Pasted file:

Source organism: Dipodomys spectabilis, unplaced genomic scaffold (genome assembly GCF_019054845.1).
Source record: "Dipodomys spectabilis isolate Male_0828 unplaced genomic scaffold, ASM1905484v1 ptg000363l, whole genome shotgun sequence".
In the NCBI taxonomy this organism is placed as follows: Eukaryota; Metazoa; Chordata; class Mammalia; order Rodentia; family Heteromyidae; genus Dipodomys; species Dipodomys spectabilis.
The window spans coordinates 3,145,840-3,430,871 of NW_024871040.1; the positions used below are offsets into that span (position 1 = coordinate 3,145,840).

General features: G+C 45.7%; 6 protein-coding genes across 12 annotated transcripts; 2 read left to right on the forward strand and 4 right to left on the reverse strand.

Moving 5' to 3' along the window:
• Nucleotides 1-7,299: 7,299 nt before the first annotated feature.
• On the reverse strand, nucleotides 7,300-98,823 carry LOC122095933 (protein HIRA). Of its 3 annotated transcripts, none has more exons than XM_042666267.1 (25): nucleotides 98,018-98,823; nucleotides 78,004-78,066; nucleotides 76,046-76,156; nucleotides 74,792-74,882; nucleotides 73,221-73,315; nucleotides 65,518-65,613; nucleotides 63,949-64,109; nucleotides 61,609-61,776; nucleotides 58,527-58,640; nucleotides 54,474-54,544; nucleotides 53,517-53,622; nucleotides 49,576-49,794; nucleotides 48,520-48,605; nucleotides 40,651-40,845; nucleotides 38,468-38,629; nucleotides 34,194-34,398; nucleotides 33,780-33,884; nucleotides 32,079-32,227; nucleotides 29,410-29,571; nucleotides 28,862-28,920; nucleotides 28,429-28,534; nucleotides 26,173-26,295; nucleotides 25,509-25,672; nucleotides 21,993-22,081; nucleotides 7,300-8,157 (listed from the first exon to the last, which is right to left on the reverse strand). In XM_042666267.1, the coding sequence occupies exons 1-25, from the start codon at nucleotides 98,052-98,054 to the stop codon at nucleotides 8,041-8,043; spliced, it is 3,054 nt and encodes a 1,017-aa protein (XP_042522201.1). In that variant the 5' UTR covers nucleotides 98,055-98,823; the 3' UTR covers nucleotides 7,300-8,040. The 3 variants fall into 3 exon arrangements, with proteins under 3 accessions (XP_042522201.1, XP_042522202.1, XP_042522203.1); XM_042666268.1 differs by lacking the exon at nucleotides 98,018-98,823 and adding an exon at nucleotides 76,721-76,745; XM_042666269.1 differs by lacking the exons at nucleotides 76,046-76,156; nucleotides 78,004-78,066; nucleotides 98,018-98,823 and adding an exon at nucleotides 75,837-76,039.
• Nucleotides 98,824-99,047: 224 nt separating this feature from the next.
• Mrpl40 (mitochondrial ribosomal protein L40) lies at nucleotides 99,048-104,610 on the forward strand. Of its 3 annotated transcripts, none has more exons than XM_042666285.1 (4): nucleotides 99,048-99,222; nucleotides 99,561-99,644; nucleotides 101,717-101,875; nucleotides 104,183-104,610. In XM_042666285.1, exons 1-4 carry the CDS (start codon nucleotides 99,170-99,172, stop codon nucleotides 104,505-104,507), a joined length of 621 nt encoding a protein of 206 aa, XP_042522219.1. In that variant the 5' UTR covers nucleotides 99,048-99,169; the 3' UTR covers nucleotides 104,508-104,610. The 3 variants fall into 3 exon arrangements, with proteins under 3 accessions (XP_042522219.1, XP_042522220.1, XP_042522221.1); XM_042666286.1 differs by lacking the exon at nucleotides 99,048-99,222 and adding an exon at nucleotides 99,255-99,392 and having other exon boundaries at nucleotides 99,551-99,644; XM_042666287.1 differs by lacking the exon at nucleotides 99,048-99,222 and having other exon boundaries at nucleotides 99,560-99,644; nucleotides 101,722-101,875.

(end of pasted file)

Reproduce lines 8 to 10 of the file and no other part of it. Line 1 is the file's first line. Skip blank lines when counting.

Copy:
• On the reverse strand, nucleotides 7,300-98,823 carry LOC122095933 (protein HIRA). Of its 3 annotated transcripts, none has more exons than XM_042666267.1 (25): nucleotides 98,018-98,823; nucleotides 78,004-78,066; nucleotides 76,046-76,156; nucleotides 74,792-74,882; nucleotides 73,221-73,315; nucleotides 65,518-65,613; nucleotides 63,949-64,109; nucleotides 61,609-61,776; nucleotides 58,527-58,640; nucleotides 54,474-54,544; nucleotides 53,517-53,622; nucleotides 49,576-49,794; nucleotides 48,520-48,605; nucleotides 40,651-40,845; nucleotides 38,468-38,629; nucleotides 34,194-34,398; nucleotides 33,780-33,884; nucleotides 32,079-32,227; nucleotides 29,410-29,571; nucleotides 28,862-28,920; nucleotides 28,429-28,534; nucleotides 26,173-26,295; nucleotides 25,509-25,672; nucleotides 21,993-22,081; nucleotides 7,300-8,157 (listed from the first exon to the last, which is right to left on the reverse strand). In XM_042666267.1, the coding sequence occupies exons 1-25, from the start codon at nucleotides 98,052-98,054 to the stop codon at nucleotides 8,041-8,043; spliced, it is 3,054 nt and encodes a 1,017-aa protein (XP_042522201.1). In that variant the 5' UTR covers nucleotides 98,055-98,823; the 3' UTR covers nucleotides 7,300-8,040. The 3 variants fall into 3 exon arrangements, with proteins under 3 accessions (XP_042522201.1, XP_042522202.1, XP_042522203.1); XM_042666268.1 differs by lacking the exon at nucleotides 98,018-98,823 and adding an exon at nucleotides 76,721-76,745; XM_042666269.1 differs by lacking the exons at nucleotides 76,046-76,156; nucleotides 78,004-78,066; nucleotides 98,018-98,823 and adding an exon at nucleotides 75,837-76,039.
• Nucleotides 98,824-99,047: 224 nt separating this feature from the next.
• Mrpl40 (mitochondrial ribosomal protein L40) lies at nucleotides 99,048-104,610 on the forward strand. Of its 3 annotated transcripts, none has more exons than XM_042666285.1 (4): nucleotides 99,048-99,222; nucleotides 99,561-99,644; nucleotides 101,717-101,875; nucleotides 104,183-104,610. In XM_042666285.1, exons 1-4 carry the CDS (start codon nucleotides 99,170-99,172, stop codon nucleotides 104,505-104,507), a joined length of 621 nt encoding a protein of 206 aa, XP_042522219.1. In that variant the 5' UTR covers nucleotides 99,048-99,169; the 3' UTR covers nucleotides 104,508-104,610. The 3 variants fall into 3 exon arrangements, with proteins under 3 accessions (XP_042522219.1, XP_042522220.1, XP_042522221.1); XM_042666286.1 differs by lacking the exon at nucleotides 99,048-99,222 and adding an exon at nucleotides 99,255-99,392 and having other exon boundaries at nucleotides 99,551-99,644; XM_042666287.1 differs by lacking the exon at nucleotides 99,048-99,222 and having other exon boundaries at nucleotides 99,560-99,644; nucleotides 101,722-101,875.